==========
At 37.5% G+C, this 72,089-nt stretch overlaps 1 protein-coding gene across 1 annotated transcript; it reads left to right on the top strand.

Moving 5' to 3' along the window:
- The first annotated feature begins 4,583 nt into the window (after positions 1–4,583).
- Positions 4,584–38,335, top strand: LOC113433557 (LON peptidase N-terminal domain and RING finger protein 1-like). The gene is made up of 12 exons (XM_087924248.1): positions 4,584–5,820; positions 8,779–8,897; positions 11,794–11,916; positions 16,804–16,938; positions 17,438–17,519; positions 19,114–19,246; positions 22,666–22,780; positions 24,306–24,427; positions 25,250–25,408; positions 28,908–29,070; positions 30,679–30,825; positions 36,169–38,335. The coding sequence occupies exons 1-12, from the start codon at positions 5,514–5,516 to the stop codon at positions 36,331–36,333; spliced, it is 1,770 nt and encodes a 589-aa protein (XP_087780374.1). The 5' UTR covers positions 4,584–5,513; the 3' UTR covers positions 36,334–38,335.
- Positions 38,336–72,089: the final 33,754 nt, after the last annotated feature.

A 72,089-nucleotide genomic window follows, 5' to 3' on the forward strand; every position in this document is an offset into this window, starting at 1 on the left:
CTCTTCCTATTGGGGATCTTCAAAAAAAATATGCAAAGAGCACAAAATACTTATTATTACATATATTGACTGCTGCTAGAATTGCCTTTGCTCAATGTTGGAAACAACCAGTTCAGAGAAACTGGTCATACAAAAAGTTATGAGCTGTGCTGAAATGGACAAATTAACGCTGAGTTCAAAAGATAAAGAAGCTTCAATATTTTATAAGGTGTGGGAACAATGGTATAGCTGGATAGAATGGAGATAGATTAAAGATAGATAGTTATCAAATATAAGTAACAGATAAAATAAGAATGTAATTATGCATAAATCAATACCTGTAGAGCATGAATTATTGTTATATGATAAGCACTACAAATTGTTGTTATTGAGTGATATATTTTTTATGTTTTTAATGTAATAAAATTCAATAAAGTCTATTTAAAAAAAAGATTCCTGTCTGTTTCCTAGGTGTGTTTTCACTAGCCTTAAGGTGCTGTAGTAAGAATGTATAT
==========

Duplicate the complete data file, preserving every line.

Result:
At 37.5% G+C, this 72,089-nt stretch overlaps 1 protein-coding gene across 1 annotated transcript; it reads left to right on the top strand.

Moving 5' to 3' along the window:
- The first annotated feature begins 4,583 nt into the window (after positions 1–4,583).
- Positions 4,584–38,335, top strand: LOC113433557 (LON peptidase N-terminal domain and RING finger protein 1-like). The gene is made up of 12 exons (XM_087924248.1): positions 4,584–5,820; positions 8,779–8,897; positions 11,794–11,916; positions 16,804–16,938; positions 17,438–17,519; positions 19,114–19,246; positions 22,666–22,780; positions 24,306–24,427; positions 25,250–25,408; positions 28,908–29,070; positions 30,679–30,825; positions 36,169–38,335. The coding sequence occupies exons 1-12, from the start codon at positions 5,514–5,516 to the stop codon at positions 36,331–36,333; spliced, it is 1,770 nt and encodes a 589-aa protein (XP_087780374.1). The 5' UTR covers positions 4,584–5,513; the 3' UTR covers positions 36,334–38,335.
- Positions 38,336–72,089: the final 33,754 nt, after the last annotated feature.

A 72,089-nucleotide genomic window follows, 5' to 3' on the forward strand; every position in this document is an offset into this window, starting at 1 on the left:
CTCTTCCTATTGGGGATCTTCAAAAAAAATATGCAAAGAGCACAAAATACTTATTATTACATATATTGACTGCTGCTAGAATTGCCTTTGCTCAATGTTGGAAACAACCAGTTCAGAGAAACTGGTCATACAAAAAGTTATGAGCTGTGCTGAAATGGACAAATTAACGCTGAGTTCAAAAGATAAAGAAGCTTCAATATTTTATAAGGTGTGGGAACAATGGTATAGCTGGATAGAATGGAGATAGATTAAAGATAGATAGTTATCAAATATAAGTAACAGATAAAATAAGAATGTAATTATGCATAAATCAATACCTGTAGAGCATGAATTATTGTTATATGATAAGCACTACAAATTGTTGTTATTGAGTGATATATTTTTTATGTTTTTAATGTAATAAAATTCAATAAAGTCTATTTAAAAAAAAGATTCCTGTCTGTTTCCTAGGTGTGTTTTCACTAGCCTTAAGGTGCTGTAGTAAGAATGTATAT